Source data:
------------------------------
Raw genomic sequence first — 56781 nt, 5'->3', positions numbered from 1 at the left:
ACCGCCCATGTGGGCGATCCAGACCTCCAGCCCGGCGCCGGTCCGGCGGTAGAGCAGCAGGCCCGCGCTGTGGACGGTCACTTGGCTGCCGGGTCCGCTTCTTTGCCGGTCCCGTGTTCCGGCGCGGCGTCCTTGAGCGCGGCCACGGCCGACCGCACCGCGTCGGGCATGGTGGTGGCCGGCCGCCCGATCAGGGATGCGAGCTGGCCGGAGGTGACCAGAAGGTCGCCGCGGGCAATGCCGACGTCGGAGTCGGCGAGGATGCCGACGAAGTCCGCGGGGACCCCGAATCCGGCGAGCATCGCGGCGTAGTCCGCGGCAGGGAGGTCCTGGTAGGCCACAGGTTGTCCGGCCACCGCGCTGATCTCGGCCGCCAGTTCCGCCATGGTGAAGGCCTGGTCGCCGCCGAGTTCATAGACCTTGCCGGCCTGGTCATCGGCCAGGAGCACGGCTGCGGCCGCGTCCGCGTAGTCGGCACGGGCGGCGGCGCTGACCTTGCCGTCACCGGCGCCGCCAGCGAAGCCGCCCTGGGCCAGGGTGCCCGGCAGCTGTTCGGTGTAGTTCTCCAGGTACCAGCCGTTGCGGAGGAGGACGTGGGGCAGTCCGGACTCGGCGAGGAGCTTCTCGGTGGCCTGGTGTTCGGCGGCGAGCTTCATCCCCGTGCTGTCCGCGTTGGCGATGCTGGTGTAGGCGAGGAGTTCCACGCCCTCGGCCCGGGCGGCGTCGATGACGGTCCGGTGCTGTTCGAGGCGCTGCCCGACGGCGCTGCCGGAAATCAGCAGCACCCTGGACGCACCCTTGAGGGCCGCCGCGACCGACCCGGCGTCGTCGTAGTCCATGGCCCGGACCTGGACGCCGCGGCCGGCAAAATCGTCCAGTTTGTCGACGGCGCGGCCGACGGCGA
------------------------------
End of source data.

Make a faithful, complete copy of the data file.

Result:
Raw genomic sequence first — 56781 nt, 5'->3', positions numbered from 1 at the left:
ACCGCCCATGTGGGCGATCCAGACCTCCAGCCCGGCGCCGGTCCGGCGGTAGAGCAGCAGGCCCGCGCTGTGGACGGTCACTTGGCTGCCGGGTCCGCTTCTTTGCCGGTCCCGTGTTCCGGCGCGGCGTCCTTGAGCGCGGCCACGGCCGACCGCACCGCGTCGGGCATGGTGGTGGCCGGCCGCCCGATCAGGGATGCGAGCTGGCCGGAGGTGACCAGAAGGTCGCCGCGGGCAATGCCGACGTCGGAGTCGGCGAGGATGCCGACGAAGTCCGCGGGGACCCCGAATCCGGCGAGCATCGCGGCGTAGTCCGCGGCAGGGAGGTCCTGGTAGGCCACAGGTTGTCCGGCCACCGCGCTGATCTCGGCCGCCAGTTCCGCCATGGTGAAGGCCTGGTCGCCGCCGAGTTCATAGACCTTGCCGGCCTGGTCATCGGCCAGGAGCACGGCTGCGGCCGCGTCCGCGTAGTCGGCACGGGCGGCGGCGCTGACCTTGCCGTCACCGGCGCCGCCAGCGAAGCCGCCCTGGGCCAGGGTGCCCGGCAGCTGTTCGGTGTAGTTCTCCAGGTACCAGCCGTTGCGGAGGAGGACGTGGGGCAGTCCGGACTCGGCGAGGAGCTTCTCGGTGGCCTGGTGTTCGGCGGCGAGCTTCATCCCCGTGCTGTCCGCGTTGGCGATGCTGGTGTAGGCGAGGAGTTCCACGCCCTCGGCCCGGGCGGCGTCGATGACGGTCCGGTGCTGTTCGAGGCGCTGCCCGACGGCGCTGCCGGAAATCAGCAGCACCCTGGACGCACCCTTGAGGGCCGCCGCGACCGACCCGGCGTCGTCGTAGTCCATGGCCCGGACCTGGACGCCGCGGCCGGCAAAATCGTCCAGTTTGTCGACGGCGCGGCCGACGGCGA